Friday, August 26, 2011

What Steve Jobs Did Well

I guess I should join the chorus of commentators eulogizing Steve Jobs' tenure as CEO of Apple.  Regardless of what you think of Jobs or of Apple products, you cannot deny that Jobs created substantial wealth for Apple shareholders, as well as for a slew of customers and suppliers.  Many of the latter would not even exist were it not for Apple.  There is an excellent op-ed in the WSJ today extolling Jobs' virtues as a man who created his own markets.  This, I think, is one of his greatest strengths.  He was not an inventor of much, but he was an innovator in that he could take new technology and find a way to make it palatable, even cool, to the everyday consumer.  This allowed him to reap economic profits from industries that had become commoditized for all his competitors.  He realized that he wasn't selling computers, he was selling a lifestyle.  This realization allowed him to expand from computers into MP3 players, phones, tablets, etc., because he was just bringing the value proposition he offered to a wider range of vehicles.  He has been compared to Thomas Edison in recent days, and I think that is fairly apt.  At least, it is in the sense that Jobs' genius was not in inventing technology, but in finding ways to market technology (and I don't just mean advertising) so that it would really add value to people's lives.

I had previously written that I thought Jobs had done a terrible job of preparing his organization for his eventual exit.  I believe this was true when he took medical leave in 2009, but I no longer think so.  Since then, he has groomed the new CEO, former COO Tim Cook, for the job.  Cook has effectively been running Apple since Jobs took on a diminished role in January.  This has eased the transition, and allowed the incoming CEO to hit the ground running.  The market knows Cook, the employees know Cook, and I think that Jobs will be effective in his new role as Chairman, providing some of his ingenious marketing insights, but otherwise staying out of managing the company.  As evidence of Jobs' effective succession planning, note that even though Apple's stock price dropped 5% in after-hours trading when the succession was announced, by the time trading opened the next morning, that drop had been cut in half.  That's as it should be.  A good leader prepares for his eventual exit so that the organization barely notices when he bows out.  Clearly everyone noticed, but I think that the questions about Apple's future will soon abate.  This is all the more remarkable given the suddenness of Jobs' announcement.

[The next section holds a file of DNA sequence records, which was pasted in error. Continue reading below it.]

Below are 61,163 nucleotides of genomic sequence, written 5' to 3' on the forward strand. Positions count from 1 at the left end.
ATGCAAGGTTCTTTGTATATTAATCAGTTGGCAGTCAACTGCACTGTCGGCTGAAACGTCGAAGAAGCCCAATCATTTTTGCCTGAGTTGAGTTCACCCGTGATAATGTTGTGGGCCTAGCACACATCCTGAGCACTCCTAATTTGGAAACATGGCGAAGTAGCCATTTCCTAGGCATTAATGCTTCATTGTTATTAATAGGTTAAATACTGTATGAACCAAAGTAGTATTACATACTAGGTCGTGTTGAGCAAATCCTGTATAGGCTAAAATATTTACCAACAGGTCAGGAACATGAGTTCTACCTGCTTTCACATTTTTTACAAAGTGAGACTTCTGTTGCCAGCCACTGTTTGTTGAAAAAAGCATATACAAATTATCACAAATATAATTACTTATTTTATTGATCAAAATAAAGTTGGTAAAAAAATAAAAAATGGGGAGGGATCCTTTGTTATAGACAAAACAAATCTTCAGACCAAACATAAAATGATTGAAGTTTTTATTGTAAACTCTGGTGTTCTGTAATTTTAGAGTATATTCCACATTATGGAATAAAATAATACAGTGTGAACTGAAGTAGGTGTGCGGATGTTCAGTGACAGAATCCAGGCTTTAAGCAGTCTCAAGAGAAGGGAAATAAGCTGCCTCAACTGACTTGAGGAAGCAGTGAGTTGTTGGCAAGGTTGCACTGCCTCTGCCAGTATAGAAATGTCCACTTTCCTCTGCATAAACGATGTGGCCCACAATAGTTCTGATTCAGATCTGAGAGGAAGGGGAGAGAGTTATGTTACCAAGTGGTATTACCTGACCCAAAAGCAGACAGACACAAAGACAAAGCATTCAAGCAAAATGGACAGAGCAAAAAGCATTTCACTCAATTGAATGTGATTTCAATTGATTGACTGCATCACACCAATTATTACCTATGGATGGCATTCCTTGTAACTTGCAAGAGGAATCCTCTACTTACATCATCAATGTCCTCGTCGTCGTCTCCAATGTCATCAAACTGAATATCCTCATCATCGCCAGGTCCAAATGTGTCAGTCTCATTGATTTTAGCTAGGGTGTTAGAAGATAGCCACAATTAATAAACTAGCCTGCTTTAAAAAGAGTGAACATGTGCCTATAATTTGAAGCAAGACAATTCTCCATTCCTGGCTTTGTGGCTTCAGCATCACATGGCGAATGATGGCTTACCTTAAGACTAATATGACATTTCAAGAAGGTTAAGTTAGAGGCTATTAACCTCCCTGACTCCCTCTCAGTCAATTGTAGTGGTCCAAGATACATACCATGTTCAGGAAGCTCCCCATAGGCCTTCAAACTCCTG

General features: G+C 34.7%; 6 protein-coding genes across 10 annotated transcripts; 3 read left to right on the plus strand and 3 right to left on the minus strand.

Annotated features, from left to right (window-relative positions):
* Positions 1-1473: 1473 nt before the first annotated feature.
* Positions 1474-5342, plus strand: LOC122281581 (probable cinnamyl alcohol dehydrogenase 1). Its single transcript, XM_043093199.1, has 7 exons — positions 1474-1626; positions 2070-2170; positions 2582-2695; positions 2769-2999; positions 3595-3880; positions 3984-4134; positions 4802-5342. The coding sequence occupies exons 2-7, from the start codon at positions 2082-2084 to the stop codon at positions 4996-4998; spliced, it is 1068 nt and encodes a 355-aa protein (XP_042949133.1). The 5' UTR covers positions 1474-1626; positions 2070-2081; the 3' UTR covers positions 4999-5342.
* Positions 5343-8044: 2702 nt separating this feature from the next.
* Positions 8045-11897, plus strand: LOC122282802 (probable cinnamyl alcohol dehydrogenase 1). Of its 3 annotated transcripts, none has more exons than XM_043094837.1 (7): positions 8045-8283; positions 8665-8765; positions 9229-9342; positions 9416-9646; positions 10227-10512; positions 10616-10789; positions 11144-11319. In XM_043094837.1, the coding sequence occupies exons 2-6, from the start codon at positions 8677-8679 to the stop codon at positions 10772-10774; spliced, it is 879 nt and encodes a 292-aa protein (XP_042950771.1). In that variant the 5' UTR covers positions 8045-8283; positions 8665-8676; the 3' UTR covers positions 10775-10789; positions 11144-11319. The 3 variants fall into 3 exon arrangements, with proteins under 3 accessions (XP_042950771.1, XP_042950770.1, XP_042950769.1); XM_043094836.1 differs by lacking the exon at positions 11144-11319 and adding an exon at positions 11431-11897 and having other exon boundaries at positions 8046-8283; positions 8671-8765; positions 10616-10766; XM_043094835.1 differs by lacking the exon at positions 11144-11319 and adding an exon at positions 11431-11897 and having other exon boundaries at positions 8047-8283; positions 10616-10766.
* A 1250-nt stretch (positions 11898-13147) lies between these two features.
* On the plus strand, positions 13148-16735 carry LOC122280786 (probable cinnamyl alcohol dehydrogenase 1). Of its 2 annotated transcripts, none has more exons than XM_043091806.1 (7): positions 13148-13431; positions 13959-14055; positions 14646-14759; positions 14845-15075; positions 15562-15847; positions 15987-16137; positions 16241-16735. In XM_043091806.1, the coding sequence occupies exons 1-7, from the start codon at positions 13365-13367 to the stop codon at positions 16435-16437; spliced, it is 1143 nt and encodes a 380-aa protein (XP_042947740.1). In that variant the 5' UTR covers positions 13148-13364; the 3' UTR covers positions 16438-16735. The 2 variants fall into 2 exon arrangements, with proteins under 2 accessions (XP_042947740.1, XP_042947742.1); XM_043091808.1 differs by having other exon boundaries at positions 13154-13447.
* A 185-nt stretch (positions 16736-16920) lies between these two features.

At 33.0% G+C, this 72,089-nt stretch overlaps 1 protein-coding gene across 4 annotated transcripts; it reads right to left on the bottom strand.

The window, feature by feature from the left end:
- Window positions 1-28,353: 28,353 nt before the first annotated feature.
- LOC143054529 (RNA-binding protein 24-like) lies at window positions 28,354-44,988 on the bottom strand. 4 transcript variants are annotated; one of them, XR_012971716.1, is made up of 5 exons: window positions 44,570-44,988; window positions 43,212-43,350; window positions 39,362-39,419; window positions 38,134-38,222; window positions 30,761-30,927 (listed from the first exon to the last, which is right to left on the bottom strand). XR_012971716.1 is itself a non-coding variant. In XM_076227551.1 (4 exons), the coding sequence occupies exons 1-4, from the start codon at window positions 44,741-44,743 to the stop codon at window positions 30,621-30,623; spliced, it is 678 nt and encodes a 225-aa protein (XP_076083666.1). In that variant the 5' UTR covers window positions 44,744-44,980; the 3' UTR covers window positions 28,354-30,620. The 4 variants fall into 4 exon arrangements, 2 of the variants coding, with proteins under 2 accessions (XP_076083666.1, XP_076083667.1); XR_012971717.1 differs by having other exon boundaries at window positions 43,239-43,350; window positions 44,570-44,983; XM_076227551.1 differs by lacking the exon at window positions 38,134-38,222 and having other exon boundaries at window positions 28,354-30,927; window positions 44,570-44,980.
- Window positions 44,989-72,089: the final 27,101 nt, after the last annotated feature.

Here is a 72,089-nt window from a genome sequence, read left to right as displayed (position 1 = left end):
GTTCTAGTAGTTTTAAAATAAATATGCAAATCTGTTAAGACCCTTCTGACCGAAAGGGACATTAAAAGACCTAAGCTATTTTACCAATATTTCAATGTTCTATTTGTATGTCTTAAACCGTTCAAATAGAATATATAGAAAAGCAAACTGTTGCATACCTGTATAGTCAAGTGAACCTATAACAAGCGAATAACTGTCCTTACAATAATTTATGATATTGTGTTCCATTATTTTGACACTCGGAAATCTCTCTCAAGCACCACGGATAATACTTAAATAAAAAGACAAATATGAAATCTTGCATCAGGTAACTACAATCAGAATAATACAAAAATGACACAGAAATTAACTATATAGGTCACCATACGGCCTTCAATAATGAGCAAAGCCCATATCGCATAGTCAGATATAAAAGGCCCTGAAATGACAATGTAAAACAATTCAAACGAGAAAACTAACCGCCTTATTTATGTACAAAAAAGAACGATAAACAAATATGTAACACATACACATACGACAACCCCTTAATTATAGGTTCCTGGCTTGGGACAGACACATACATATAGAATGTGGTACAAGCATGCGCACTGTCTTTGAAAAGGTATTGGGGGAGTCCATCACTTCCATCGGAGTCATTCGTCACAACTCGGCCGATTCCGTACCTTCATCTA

So, here's to Steve Jobs, a man who in the last decade and a half created, out of nothing, roughly $350 billion in shareholder wealth.  Not a bad track record for a career.

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